Q&A with CSR About Indoor Location Android SDK

British semiconductor vendor CSR announced two weeks ago (read here) the upcoming availability of an indoor location technology SDK for the Android platform. GPS Business News spoke to CSR’s Product Line Director Dave Huntingford to learn more.

GPS Business News: You have announced for the first quarter of 2015 an Android SDK with indoor location, can you give us an overview of this product?

Dave Huntingford: Let me give you a bit of background first. As you probably know, back in 2009 CSR acquired SiRF the leader in GPS chipsets. Already at that time we knew that the challenge in the future would be to bring this precise location experience from the outdoor to indoor.

So we started investing in pedestrian dead reckoning, trying to count steps and heading based on sensors. But on its own this was not sufficient, after half an hour or an hour indoor true location drift was so big that it was not usable.

So we went back to the drawingboard and we started looking at a fusion system that would bring together GPS, WiFi geolocation, and inertial sensors. This is how we came up with SiRFusion that we are announcing now.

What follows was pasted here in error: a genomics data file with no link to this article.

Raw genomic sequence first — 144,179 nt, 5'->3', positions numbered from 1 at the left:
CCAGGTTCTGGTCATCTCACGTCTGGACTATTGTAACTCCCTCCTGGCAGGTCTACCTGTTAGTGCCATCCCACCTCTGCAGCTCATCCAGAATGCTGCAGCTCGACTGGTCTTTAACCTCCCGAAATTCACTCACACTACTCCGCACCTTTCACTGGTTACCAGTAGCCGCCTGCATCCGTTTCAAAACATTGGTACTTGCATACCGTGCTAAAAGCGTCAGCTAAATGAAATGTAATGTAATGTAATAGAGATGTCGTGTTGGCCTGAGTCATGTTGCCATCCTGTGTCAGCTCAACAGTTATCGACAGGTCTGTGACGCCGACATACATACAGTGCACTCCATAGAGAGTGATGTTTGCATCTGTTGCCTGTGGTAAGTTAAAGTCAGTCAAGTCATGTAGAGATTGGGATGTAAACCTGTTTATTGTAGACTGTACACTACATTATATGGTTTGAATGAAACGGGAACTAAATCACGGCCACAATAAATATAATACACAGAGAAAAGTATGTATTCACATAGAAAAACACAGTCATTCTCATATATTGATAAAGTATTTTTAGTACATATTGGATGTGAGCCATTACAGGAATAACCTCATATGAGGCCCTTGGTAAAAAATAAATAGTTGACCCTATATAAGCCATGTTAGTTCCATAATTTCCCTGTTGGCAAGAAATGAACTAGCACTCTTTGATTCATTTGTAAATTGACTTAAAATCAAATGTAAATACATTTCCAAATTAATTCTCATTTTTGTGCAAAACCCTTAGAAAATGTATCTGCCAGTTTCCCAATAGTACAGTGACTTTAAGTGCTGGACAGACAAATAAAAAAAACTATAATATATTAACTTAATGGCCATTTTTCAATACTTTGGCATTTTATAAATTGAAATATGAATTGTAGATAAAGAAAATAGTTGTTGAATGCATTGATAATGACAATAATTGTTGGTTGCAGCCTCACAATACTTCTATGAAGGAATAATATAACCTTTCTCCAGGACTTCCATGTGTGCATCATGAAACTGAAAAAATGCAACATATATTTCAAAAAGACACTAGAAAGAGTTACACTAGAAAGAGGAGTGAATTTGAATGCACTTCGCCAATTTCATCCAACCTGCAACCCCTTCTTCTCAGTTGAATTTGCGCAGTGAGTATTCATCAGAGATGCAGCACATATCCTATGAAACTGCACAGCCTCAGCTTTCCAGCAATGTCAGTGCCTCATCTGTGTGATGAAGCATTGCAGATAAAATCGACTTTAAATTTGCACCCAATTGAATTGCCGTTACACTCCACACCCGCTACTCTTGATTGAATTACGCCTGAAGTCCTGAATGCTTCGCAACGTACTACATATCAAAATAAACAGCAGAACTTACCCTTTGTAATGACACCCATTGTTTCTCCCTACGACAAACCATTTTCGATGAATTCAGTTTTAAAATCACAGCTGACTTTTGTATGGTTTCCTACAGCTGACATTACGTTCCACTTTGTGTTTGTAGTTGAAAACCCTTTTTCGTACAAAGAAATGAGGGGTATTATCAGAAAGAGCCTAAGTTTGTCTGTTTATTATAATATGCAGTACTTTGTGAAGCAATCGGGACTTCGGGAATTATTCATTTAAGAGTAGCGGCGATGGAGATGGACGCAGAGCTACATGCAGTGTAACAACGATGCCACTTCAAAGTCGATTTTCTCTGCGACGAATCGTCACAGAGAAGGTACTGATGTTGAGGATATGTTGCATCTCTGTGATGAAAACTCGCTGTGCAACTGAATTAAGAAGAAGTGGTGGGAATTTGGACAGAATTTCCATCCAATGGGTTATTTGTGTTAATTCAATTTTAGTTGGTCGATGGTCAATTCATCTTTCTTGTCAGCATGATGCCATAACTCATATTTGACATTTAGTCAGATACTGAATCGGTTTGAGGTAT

SirFusion is an SDK for the Android operating system that allows developers to integrate indoor location in their applications. The SDK uses standard Android APIs for WiFi, MEMS inertial sensors data and GPS. It updates and queries our database of Wi-Fi signals in the cloud. This integrates a crowdsourcing approach where each device in the field gather data for our database that is then used by all SDK users.

In addition to that we will be able to augment the capabilities of the SDK in the future, for example adding the location of Bluetooth beacons.

GPS BN: What about the accuracy?

DH: this is typically 5 meter of accuracy, but it is often better if there is a good WiFi coverage.

GPS BN: When is it going to be available?

DH: We are targeting the middle of the first quarter for a deployable SDK, after having demonstrated the technology at the CES trade show early January in Las Vegas.

GPS BN: What about the coverage of your database at launch?

DH: To be honest at start the database will be fairly empty, apart from the places where we have been doing real world tests. We will start from scratch, but we might find a partner that can help fueling this database.

GPS BN: And what about power consumption?

DH: There is no question that the multiple sensors we use through the SDK are consuming power. This is why the SDK only locates the device when the app is on and the screen is on. However in the longer term we are obviously looking at offering this technology embedded in a chipset-based solution. This obviously will be much more power efficient.

GPS BN: Do you expect to have a SDK for iPhone at a later stage?

DH: As you might know, unfortunately iOS does not give developers access to WiFi signal strength data, so without that we cannot offer a good location.


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